All Dolled Up

With the instant success of their quirky creations, these toy-makers prove beauty is in the eye of the beholder.
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2 min read

This story appears in the June 2007 issue of Entrepreneur. Subscribe »

Pretty Ugly LLC>>
Vital Stats>>
David Horvath, 36, and Sun-Min Kim, 31, of Pretty Ugly LLC in Edison, New Jersey
Company>> Designer and manufacturer of Uglydolls
2006 sales>> $2.5 million

Child's Play>> Uglydolls may not be the most attractive plush toys in the world--one has three eyes, another sports buckteeth--but they were born from two people's passion. David Horvath and Sun-Min Kim had both dreamed of making toys since childhood, and when they met at school in New York City 10 years ago, they found a kinship as unique as the dolls they imagined. "We both loved illustrating our own characters and coming up with stories," says Horvath. "Things sort of formed. There was this master plan--we just didn't know how or when."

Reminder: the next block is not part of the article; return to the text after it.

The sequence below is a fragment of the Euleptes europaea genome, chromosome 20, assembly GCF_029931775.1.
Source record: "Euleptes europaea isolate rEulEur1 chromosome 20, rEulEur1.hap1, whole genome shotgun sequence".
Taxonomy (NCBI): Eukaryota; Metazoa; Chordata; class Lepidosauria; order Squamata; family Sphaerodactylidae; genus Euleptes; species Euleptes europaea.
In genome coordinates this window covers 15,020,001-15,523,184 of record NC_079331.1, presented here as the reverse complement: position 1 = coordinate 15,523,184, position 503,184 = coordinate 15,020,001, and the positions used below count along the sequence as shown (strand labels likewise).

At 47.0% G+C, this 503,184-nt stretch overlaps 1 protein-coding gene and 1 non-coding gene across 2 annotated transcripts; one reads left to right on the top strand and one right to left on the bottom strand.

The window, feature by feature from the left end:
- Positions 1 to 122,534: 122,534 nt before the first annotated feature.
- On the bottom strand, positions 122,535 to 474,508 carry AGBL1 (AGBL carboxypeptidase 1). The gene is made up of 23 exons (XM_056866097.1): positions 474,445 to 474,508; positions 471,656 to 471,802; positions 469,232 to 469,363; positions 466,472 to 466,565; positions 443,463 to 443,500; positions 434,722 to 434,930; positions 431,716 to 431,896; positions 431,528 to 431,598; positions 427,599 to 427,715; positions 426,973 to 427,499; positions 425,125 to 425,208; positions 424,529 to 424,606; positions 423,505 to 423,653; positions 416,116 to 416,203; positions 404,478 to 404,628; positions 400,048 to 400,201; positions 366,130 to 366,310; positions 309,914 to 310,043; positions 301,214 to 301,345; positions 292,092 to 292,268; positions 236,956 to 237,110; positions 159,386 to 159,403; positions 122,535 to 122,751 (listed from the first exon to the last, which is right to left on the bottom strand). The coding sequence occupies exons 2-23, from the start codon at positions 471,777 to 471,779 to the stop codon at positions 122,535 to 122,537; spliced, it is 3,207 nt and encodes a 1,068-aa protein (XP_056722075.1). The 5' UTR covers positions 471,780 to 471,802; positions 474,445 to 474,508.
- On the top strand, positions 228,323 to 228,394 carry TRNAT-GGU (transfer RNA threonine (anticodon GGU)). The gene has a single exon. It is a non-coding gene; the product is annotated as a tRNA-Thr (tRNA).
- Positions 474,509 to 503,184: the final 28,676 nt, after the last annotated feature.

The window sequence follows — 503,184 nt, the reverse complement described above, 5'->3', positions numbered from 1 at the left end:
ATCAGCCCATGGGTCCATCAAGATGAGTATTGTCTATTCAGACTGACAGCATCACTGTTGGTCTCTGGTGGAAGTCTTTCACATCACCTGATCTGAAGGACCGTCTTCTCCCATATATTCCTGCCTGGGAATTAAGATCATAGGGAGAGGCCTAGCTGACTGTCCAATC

Pins and needles>> In September 2001, Kim's student visa expired and she had to return to Korea. Horvath kept their vision alive through letters, always signing his with a drawing of Wage, a character they had created together. The following December, Kim brought Wage to life for the very first time with needle and thread and mailed it to Horvath as a surprise. When e-tailer and fellow entrepreneur Eric Nakamura saw the doll, he immediately ordered 20 to sell in his store, Giant Robot. They sold out in a day, and over the next 18 months, Kim hand-sewed 1,500 more.

Larger than life>> Targeted to people of all ages, Uglydolls are sold globally in 2,500 retail stores such as FAO Schwarz and Newbury Comics, and distribution continues to grow--sales are expected to at least double in 2007. A line of journals, stationery and postcards launched in March, and guidebooks to the Uglydolls Universe will be released in spring 2008. Meanwhile, Uglydolls have attracted a cult following of fans drawn to the one-of-a-kind characters. Some think they do their name justice, but Horvath believes there's no such thing as ugly. "Those funny little bumps and twists and turns that kind of make us who we are--I think [those are] good," he says. "Who wants to look the same?"

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